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The Unexpected Consequences of On-Scene Photography


Judging from a dialogue going on at JEMS Connect some months ago, there’s still a lot of confusion over taking pictures or video at crime and accident scenes.

Some of the questions being raised: How much overlap is there between the First Amendment and first response? Are emergency medical personnel allowed completely free expression, such as the right to take pictures of victims or fellow EMS provider engaged in treatment at an accident scene? Are they allowed to post those pictures—no matter how graphic—on Facebook or other social networking sites? Does management have anything to say about it? Can they do anything about it? Should they?

These questions also came up in a conversation I had the other day with W. (Winnie) Ann Maggiore while we were driving up to a nearby pueblo. As a practicing attorney and JEMS columnist, she’s the one with the legal answers, or at the very least, the legal parameters. I, naturally, have more questions than answers; I’m more concerned with motivation, intent and the personal/social consequences of the behavior.

Motivation, Intent & Consequences
Why would someone take pictures of an accident or crime scene? We have the obvious answers:

One, they’re a reporter and making the information available to the general public (or a segment of it). The motivation is to record the event in as much detail as possible and with as little interpretation as possible. The intent is to make it available to those who want or need to know about it, both today and for posterity. And the consequences, hopefully, are to uphold the Constitution and preserve the republic and a free press. As Winnie said to me, “We’re not reporters. And if we’re doing our jobs properly and thoroughly, when are we going to have time to walk around taking pictures or shooting video?”

Two, they’re a professor, teacher or counselor. The motivation is similar to that of the reporter: to record the event accurately. The intent is to make it available as a learning tool for those who want or need to know about it. The consequences, hopefully, are to train better EMS personnel and preserve their wellbeing.

Three, they’re writing a book. The motivation is, once again, to record the event for the purposes of communicating about it in some way to either the general or academic population. The intent is to share some aspect of either the work or personal experience. The consequences, one would hope, would be to enlighten, enrich or ennoble those reading about it.

Four, they’re a narcissist. This is the kind of person for whom almost everything that happens in life is about the self. Including their work. Including your work. And including, in this case, your accident, your pain, your tragedy and your losses. They may record it for a number of reasons: to show it off to their friends who are not first responders, to “get girls or guys” at a bar by bragging at someone else’s expense, or to fling it around the Internet to see how many links or site hits they can get, a cyber substitute for the ooohs and ahhhhs they’d otherwise get by showing it at the local pub.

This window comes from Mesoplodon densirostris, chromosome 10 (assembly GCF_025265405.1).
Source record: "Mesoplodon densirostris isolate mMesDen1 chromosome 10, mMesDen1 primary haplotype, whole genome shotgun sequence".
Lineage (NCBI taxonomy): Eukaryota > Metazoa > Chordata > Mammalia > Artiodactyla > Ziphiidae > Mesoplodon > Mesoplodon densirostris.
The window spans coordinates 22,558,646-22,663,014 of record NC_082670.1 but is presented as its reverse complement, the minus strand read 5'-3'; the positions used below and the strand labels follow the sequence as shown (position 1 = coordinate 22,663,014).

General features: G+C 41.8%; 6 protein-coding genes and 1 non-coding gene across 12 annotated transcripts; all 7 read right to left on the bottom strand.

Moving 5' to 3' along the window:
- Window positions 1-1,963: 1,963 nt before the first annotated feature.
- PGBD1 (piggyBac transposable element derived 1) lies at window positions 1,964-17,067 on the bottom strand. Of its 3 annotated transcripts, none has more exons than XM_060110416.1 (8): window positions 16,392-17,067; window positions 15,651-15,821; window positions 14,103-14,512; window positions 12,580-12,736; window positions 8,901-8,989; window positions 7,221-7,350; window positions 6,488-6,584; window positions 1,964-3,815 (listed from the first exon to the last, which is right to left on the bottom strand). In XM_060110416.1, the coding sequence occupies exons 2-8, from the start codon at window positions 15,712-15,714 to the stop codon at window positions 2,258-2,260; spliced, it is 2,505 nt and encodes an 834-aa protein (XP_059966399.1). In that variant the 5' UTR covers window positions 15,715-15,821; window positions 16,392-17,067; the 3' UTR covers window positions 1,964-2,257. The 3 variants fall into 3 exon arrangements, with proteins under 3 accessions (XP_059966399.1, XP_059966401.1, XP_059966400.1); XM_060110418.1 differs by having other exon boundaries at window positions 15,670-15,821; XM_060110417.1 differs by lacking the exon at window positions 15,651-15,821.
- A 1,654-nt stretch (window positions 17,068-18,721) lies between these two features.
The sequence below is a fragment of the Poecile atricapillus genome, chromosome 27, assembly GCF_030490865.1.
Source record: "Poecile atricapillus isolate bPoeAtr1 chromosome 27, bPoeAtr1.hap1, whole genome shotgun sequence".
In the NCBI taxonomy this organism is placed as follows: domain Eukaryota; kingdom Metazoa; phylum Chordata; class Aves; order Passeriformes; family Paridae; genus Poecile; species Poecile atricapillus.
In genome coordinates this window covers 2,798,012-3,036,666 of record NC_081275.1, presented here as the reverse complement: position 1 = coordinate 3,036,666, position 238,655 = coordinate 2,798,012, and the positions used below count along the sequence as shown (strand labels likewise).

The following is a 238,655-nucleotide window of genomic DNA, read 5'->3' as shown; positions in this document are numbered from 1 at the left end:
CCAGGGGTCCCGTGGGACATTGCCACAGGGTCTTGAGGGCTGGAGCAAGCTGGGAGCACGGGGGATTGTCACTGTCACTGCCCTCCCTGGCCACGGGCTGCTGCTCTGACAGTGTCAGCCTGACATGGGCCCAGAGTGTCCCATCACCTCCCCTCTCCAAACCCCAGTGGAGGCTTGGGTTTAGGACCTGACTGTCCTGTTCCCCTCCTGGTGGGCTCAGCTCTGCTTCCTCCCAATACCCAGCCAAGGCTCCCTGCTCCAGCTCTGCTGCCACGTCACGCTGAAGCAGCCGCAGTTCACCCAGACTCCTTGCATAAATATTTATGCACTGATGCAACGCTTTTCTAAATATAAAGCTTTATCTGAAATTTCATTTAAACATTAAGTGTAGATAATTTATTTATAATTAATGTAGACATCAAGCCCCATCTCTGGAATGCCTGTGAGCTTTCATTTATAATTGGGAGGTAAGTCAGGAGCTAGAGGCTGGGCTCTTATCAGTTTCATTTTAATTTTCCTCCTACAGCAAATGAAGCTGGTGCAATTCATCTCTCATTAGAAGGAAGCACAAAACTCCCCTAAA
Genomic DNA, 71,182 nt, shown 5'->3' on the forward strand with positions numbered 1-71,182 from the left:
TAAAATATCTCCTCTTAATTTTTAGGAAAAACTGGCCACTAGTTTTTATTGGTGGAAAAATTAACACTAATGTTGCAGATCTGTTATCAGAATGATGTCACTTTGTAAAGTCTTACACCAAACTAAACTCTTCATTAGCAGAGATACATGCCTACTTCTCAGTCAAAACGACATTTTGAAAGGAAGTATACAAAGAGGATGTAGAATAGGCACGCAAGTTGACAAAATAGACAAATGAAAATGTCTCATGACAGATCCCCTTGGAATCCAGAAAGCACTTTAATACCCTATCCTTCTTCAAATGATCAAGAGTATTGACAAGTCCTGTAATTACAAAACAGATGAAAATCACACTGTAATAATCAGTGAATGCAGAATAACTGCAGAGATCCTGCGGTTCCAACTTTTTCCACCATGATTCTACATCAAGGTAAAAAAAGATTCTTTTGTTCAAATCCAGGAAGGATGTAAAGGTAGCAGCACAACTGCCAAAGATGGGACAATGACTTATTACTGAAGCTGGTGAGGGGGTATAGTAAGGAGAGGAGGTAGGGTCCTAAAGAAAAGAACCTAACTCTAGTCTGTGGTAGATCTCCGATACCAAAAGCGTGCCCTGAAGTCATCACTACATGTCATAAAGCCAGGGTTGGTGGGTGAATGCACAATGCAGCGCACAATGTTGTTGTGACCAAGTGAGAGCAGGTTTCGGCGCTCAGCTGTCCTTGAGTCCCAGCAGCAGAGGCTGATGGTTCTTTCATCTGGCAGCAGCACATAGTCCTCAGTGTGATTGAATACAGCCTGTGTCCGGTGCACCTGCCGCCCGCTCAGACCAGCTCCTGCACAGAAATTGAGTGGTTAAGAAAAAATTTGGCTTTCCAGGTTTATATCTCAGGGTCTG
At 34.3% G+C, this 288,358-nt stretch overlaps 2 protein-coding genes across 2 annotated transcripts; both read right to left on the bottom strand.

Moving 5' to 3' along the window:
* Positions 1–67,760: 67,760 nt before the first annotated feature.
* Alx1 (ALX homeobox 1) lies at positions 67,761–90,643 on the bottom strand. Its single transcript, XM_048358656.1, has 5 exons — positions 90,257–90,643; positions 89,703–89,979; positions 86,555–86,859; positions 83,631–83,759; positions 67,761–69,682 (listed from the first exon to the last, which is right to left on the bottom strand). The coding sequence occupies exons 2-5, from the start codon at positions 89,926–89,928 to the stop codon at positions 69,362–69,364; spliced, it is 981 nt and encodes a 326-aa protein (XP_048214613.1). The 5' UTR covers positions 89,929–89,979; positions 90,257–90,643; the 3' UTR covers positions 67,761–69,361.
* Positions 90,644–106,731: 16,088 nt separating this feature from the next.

Five, they’re a voyeur and a sadist. This is the worst of the possibilities and, as anyone who’s worked in the field (whether that’s EMS, law enforcement or mental health) knows, it’s getting more common. Some say that’s in large part due to the Internet and video games. That’s a possibility. But regardless of the reason for the emotional and psychical disconnect, the fact is that there are more of them both in the field and in the world than I care to count.

In this scenario, the motivation is salacious. The intent is to simultaneously expose, harm and enjoy. And the consequences are hurtful emotionally, spiritually and mentally to everyone involved, including the sadist, even if he doesn’t know or admit it.

Motivation and intent, although not always weighing in at a premium in a court of law, are, in my world, of paramount importance. There’s a big difference between a needy fool and a sadist, and light years between teachers and braggarts.

Do the photos hurt the families or the victims? Possibly.

Very recently, there was a big hubbub about an Associated Press (AP) photographer and reporter who recorded the last moments of a young Marine’s life. The family was understandably pained by the AP’s decision to go ahead with publication. Politicians came out on record against it. I don’t doubt that were more than a few calls from the military to get it squashed. But in this case (whether you agree with the decision or not), there were considerations of free speech in a war situation that made it all vastly more complicated and more comprehensible.

The picture, the video, the story and the audio were all released to the public. The motivation: to record a war that has up until this point seemed very remote and disconnected from most Americans’ everyday experience. The intent: to increase awareness. The consequences: The family felt betrayed and hurt. The AP felt morally compelled to stand by their decision.

What do we do with this when we’re at an accident scene and we’re not reporters standing on the First Amendment? When we’re just doing our jobs and something unusual is happening and we feel the need to pull out our cameras or cell phones to capture the events as they unfurl?

Winnie has the legal answers, not me. But I’d like you to consider asking yourselves just one question before you push the “record” button or release the shutter.

Why are you taking the picture? If you don’t have a good answer, don’t take it.


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